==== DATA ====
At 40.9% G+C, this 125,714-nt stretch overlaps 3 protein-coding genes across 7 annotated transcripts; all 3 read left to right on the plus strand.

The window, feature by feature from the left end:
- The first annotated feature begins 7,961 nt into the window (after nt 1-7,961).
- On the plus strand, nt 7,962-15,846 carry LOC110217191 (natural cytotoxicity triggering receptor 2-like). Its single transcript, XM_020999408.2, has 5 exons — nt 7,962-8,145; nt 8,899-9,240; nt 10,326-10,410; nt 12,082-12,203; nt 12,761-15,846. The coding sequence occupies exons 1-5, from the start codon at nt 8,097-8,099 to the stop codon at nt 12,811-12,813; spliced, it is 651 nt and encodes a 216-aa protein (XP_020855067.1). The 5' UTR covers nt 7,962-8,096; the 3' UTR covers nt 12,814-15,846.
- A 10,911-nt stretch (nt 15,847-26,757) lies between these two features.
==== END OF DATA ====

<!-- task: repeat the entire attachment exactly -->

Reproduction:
At 40.9% G+C, this 125,714-nt stretch overlaps 3 protein-coding genes across 7 annotated transcripts; all 3 read left to right on the plus strand.

The window, feature by feature from the left end:
- The first annotated feature begins 7,961 nt into the window (after nt 1-7,961).
- On the plus strand, nt 7,962-15,846 carry LOC110217191 (natural cytotoxicity triggering receptor 2-like). Its single transcript, XM_020999408.2, has 5 exons — nt 7,962-8,145; nt 8,899-9,240; nt 10,326-10,410; nt 12,082-12,203; nt 12,761-15,846. The coding sequence occupies exons 1-5, from the start codon at nt 8,097-8,099 to the stop codon at nt 12,811-12,813; spliced, it is 651 nt and encodes a 216-aa protein (XP_020855067.1). The 5' UTR covers nt 7,962-8,096; the 3' UTR covers nt 12,814-15,846.
- A 10,911-nt stretch (nt 15,847-26,757) lies between these two features.